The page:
Beyond all that, though, I realized, watching The Fighter, that the urgently raw look and feel of a handheld camera drama, with its roots in the New Hollywood of Easy Rider, the cathartic realism of early Scorsese, and the eye-catching poetry-in-motion of Breaking the Waves, is a style whose time has come because it’s a style that has finally connected to its time. It speaks to the tensions of our fraught and threadbare economic realities, to a newly stripped-down and utilitarian middle-class society that is still figuring out how to cut through the clutter of consumerism and hold onto something real. The gritty, imperfect, unsteady, what-you-see-is-what-you-get images that power a film like The Fighter really do feel essential. And that’s why, I suspect, we’re all going to be seeing a lot more of them.

So what do you think of the newly prominent shaky-cam style? Does it make you sick — or thrill you with its everyday artistry? What’s your all-time favorite handheld camera movie? And how about the one that most drove you nuts?

Comments (85 total) Add your comment
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  • Suzanne

    I loved The Fighter. Best movie of the year for me.

    • Liz

      In Rocky Balboa, Stallone used a shaky camera technique when Rocky was petitioning for his license to fight. I was deeply impressed by his commentary about that scene and why he chose to have the camera shaky for that scene. It was made better because it was only that one scene though.

    • stephen

      Rachel Getting Married was ruined because of the shaky camera. You’re at a freaking wedding! Stop moving!

      • Emilio

        I hated that camera too. If a director wants to give us a feeling of reality, then also use unknow actos. Seeing a superstar in a shaky camera gives me E! or TMZ and I hate those things.

      • Radzinsky

        You’re at a freaking wedding, which is why the camera IS moving. It’s supposed to be filmed like an amateur home video someone really WOULD shoot at a family party.

  • waya

    I won’t watch “shaky” films or TV shows anymore. It doesn’t make me sick, but it is infuriating. I want to reach out and hold the damn camera still! It is a distraction and takes away from the film/TV show. Some films work – Blair Witch, Cloverfield, for example, but its just headache inducing and I’m on a personal boycott of shakiness.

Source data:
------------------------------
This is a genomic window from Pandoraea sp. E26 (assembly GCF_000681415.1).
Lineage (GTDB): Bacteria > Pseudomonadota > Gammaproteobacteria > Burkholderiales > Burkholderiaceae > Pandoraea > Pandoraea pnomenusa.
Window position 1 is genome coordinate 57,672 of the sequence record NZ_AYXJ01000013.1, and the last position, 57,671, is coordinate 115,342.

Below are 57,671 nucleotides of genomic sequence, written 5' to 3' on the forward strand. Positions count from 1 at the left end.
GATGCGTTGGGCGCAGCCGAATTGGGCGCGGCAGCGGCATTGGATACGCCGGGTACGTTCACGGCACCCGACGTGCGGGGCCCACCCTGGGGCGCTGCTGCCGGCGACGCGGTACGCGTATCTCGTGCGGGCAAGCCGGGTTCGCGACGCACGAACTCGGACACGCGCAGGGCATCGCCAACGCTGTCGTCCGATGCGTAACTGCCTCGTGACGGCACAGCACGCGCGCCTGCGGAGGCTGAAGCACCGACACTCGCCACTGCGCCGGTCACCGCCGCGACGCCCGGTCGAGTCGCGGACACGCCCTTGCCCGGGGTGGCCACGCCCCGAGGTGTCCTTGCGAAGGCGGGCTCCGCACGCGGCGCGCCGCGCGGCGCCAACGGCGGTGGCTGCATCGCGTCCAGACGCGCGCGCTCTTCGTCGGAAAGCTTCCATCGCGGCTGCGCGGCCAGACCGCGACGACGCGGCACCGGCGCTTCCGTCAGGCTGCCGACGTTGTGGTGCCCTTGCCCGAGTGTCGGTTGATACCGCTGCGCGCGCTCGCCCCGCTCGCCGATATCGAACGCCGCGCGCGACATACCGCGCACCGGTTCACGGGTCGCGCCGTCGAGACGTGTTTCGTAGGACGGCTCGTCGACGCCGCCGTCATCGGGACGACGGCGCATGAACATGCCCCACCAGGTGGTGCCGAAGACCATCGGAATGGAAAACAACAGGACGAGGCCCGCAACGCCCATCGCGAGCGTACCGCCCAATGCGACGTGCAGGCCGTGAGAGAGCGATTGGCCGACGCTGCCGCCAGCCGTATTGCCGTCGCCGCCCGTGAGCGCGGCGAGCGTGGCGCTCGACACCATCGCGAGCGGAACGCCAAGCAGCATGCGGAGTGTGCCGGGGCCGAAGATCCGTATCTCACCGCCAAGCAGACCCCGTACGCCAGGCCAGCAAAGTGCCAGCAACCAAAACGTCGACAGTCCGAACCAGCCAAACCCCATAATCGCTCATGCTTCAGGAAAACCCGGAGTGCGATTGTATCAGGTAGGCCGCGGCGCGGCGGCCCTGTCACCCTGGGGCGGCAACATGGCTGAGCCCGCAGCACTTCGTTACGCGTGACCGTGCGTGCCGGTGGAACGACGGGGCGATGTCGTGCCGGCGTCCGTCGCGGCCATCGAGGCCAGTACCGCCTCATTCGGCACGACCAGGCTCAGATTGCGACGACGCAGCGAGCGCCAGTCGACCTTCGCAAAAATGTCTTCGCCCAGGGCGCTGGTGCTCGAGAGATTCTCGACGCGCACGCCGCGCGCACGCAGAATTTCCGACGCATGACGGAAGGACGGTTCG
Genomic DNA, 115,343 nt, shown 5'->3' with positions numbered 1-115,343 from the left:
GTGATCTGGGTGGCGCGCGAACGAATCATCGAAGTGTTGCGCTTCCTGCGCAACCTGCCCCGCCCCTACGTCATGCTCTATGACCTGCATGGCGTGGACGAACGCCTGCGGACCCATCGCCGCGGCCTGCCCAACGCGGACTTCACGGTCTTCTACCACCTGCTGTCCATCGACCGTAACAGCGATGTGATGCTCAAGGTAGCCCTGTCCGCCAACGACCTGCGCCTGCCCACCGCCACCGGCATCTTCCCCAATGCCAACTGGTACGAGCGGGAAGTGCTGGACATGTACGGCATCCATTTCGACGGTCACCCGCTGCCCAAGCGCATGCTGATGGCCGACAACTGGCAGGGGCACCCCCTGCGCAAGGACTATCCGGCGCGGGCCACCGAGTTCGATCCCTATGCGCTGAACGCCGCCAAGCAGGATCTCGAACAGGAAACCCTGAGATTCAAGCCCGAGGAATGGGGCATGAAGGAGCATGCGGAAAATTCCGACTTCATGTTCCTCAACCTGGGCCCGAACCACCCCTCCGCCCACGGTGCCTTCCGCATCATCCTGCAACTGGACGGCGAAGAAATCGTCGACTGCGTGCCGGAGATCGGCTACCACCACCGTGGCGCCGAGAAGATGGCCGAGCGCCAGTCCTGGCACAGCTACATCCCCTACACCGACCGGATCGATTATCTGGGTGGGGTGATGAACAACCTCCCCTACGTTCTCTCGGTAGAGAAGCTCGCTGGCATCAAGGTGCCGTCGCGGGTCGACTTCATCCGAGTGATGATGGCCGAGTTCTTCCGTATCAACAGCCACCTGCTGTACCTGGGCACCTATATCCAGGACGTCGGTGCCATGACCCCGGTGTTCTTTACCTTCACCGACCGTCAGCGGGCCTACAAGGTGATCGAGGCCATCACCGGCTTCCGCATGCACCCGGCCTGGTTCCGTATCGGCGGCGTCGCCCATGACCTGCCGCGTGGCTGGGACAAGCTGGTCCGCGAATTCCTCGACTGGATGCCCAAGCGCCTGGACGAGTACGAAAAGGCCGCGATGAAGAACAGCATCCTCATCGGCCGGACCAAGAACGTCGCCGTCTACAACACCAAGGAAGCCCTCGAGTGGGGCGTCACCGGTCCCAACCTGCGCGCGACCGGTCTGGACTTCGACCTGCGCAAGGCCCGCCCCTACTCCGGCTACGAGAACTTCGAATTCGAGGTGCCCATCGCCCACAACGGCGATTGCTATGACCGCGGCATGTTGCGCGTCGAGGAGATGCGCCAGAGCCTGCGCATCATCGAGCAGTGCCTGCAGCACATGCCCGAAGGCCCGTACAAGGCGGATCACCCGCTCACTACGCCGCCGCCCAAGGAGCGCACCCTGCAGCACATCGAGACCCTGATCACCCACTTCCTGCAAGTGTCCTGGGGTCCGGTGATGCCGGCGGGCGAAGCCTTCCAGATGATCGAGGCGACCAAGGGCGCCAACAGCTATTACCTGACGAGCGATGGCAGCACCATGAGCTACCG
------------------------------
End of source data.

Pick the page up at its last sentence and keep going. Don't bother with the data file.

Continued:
• Will

      Saving Private Ryan?

      • Emilio

        That’s an interesting case. SPR does not only rely on the camera work to get the sense or urge and reality, but in the acting and script too. The camera work is not the principal thing but a well thought recurse supported among others.

    • J

      I agree. It doesn’t make me sick, but I find it really annoying. I too want to reach in the film and hold the cameraman’s hand steady.

      • LOL

        Same here. Doesn’t make me sick, but it distracts. I’d enjoy films more if I could focus on the action.

  • Mr. Holloway

    Excellent point about reality TV helping make this style seem more commonplace so that it doesn’t stand out as much in today’s feature films.

    Like you, I guess I’m lucky in that I’ve never been physically affected by the shaky cam style.

    I’d probably add the “Bourne” films (and Paul Greengrass movies in general) to the list of films I’ve heard people complain about being too shaky. (I think it makes the action look fantastic, but I can admit that it’s a bit distracting when that style is happening in a scene when two characters are sitting in an office talking.)

  • Zach

    Usually I’m affected if it’s obvious. I hate when small indie movies use it for the sake of using it. But I didn’t even think about it in Black Swan or The Fighter, so it was clearly fine there! Subtle and appropriate for the films.

    • REASON

      I didn’t notice it in the Fighter or Black Swan either, it has become commonplace but I don’t have any strong feelings for or against it.

  • R

    I loved Rachel Getting Married, but I will probably never watch it again in its entirety because I left the theatre nauseous and with a splitting headache from the shaky camera. It’s a shame because I think it can really spoil what would otherwise be spectacular films.

    • Drea

      I agree completely. I actually got physically sick while watching Rachel Getting Married. I had to watch the rest of it with my head down or my eyes closed.

      • Jim

        But how do you watch it if your eyes are closed?

      • Alia

        You listen, Jim.

      • Lilly

        I got so sick during Rachel Getting Married that I thought I was going to have to call 911. I just saw Black Swan, and the same thing happened again. I love movies, so if the trend is to be more hand-held cameras, I’m doomed.

  • Stacy

    I definitely had motion sick issues watching Paranormal Activity. I could handle the parts that were supposed to be scary because they were at night when the camera was on a tripod. It was the shaky day shots I couldn’t watch.